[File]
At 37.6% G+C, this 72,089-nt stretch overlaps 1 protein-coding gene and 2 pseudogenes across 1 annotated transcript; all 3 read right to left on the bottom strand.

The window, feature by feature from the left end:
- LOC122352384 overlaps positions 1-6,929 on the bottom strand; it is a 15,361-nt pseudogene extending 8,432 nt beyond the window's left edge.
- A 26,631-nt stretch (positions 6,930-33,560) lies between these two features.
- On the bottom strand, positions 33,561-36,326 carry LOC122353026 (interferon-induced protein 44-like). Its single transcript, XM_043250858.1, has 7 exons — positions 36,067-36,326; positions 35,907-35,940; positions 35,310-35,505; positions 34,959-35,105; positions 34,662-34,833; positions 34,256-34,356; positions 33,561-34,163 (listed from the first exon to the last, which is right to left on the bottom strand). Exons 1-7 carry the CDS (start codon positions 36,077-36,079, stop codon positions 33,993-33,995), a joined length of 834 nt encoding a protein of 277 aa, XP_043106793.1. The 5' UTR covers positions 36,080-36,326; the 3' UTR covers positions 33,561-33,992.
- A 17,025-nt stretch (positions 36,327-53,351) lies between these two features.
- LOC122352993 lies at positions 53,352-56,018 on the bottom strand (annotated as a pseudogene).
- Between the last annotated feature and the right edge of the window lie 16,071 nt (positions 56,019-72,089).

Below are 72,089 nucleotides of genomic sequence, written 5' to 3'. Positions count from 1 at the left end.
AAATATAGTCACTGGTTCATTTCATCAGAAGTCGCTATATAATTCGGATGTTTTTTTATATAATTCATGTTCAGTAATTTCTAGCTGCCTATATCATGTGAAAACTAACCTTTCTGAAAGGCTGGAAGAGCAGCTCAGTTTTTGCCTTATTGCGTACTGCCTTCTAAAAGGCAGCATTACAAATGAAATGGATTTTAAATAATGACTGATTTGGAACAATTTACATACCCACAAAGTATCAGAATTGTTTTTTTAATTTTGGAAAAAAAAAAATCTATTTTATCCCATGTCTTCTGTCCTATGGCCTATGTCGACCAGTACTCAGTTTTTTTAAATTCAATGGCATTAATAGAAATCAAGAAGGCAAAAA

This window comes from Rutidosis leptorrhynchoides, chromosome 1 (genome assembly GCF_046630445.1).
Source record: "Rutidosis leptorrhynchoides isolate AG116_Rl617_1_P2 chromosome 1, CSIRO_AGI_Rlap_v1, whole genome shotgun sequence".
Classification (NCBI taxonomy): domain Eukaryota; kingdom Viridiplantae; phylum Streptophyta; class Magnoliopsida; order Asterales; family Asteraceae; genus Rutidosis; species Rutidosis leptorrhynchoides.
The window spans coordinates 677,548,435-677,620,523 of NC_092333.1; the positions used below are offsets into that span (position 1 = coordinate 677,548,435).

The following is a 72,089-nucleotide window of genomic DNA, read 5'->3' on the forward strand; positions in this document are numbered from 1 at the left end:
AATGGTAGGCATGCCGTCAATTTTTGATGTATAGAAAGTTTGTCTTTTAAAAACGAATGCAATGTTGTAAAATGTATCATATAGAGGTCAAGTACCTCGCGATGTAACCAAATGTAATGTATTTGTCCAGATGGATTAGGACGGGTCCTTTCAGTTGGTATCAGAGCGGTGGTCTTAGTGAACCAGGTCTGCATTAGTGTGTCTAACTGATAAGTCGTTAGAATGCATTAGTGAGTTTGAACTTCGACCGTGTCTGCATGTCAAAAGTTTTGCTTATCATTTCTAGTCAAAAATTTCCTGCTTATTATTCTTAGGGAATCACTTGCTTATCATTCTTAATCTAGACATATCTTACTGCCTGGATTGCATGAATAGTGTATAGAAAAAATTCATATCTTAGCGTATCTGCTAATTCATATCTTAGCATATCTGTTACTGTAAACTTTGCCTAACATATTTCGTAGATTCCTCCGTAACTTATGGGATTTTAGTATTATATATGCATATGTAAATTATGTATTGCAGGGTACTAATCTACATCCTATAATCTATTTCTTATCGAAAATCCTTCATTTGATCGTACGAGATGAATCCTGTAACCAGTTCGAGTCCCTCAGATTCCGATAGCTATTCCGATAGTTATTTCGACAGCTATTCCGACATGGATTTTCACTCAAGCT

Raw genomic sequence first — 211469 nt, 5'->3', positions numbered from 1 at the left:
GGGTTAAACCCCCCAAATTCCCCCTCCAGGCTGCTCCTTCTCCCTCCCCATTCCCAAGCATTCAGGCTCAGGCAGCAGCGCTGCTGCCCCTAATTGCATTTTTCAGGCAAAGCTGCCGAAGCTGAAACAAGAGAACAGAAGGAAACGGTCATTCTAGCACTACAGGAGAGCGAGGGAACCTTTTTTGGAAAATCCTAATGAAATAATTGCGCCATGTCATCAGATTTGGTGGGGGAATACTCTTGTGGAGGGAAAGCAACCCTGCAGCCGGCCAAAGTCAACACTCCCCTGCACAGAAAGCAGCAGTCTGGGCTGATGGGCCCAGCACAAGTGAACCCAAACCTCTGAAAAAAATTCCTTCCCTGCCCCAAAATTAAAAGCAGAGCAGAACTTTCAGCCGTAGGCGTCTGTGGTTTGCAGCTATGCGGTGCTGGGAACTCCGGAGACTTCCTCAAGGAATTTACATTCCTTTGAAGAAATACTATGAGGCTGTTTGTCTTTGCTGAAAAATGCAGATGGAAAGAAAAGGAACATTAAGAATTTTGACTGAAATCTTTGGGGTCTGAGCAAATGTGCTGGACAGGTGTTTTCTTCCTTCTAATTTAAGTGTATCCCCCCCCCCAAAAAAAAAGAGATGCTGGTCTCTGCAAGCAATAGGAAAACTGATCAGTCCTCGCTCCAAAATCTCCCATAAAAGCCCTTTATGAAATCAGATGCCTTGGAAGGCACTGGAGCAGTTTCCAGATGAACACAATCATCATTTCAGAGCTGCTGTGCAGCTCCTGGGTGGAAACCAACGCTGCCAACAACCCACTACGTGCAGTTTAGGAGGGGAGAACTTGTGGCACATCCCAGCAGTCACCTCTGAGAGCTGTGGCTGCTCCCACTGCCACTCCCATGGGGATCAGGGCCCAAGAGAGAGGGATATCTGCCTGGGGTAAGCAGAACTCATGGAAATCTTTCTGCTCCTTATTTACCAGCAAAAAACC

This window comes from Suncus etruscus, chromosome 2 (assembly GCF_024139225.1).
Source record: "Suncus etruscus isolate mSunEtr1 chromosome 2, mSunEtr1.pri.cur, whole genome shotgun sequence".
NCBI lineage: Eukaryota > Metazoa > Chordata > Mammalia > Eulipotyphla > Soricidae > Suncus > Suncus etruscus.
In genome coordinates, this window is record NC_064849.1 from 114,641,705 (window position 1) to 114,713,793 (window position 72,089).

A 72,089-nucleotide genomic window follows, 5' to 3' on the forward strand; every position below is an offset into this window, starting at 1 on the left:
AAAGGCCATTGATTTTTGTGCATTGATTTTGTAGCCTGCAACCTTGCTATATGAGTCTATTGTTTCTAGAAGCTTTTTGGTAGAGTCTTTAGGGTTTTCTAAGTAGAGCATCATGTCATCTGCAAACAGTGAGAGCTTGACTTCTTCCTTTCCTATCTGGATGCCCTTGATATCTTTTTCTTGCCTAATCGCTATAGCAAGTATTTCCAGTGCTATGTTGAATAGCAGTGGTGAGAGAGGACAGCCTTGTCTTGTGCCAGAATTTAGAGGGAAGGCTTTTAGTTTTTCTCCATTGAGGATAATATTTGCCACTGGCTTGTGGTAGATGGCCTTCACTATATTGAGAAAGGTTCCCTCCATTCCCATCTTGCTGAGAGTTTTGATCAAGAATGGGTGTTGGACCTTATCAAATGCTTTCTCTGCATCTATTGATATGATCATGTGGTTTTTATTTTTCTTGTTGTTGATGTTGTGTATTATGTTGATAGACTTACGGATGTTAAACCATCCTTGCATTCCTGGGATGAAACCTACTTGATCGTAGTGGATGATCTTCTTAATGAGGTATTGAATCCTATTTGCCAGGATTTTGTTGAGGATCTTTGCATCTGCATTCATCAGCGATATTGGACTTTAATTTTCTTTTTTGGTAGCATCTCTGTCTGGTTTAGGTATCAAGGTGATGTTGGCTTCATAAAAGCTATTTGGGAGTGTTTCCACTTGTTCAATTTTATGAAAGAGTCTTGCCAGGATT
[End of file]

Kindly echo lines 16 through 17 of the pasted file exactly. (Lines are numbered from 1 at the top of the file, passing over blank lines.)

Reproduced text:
AATGGTAGGCATGCCGTCAATTTTTGATGTATAGAAAGTTTGTCTTTTAAAAACGAATGCAATGTTGTAAAATGTATCATATAGAGGTCAAGTACCTCGCGATGTAACCAAATGTAATGTATTTGTCCAGATGGATTAGGACGGGTCCTTTCAGTTGGTATCAGAGCGGTGGTCTTAGTGAACCAGGTCTGCATTAGTGTGTCTAACTGATAAGTCGTTAGAATGCATTAGTGAGTTTGAACTTCGACCGTGTCTGCATGTCAAAAGTTTTGCTTATCATTTCTAGTCAAAAATTTCCTGCTTATTATTCTTAGGGAATCACTTGCTTATCATTCTTAATCTAGACATATCTTACTGCCTGGATTGCATGAATAGTGTATAGAAAAAATTCATATCTTAGCGTATCTGCTAATTCATATCTTAGCATATCTGTTACTGTAAACTTTGCCTAACATATTTCGTAGATTCCTCCGTAACTTATGGGATTTTAGTATTATATATGCATATGTAAATTATGTATTGCAGGGTACTAATCTACATCCTATAATCTATTTCTTATCGAAAATCCTTCATTTGATCGTACGAGATGAATCCTGTAACCAGTTCGAGTCCCTCAGATTCCGATAGCTATTCCGATAGTTATTTCGACAGCTATTCCGACATGGATTTTCACTCAAGCT

Raw genomic sequence first — 211469 nt, 5'->3', positions numbered from 1 at the left: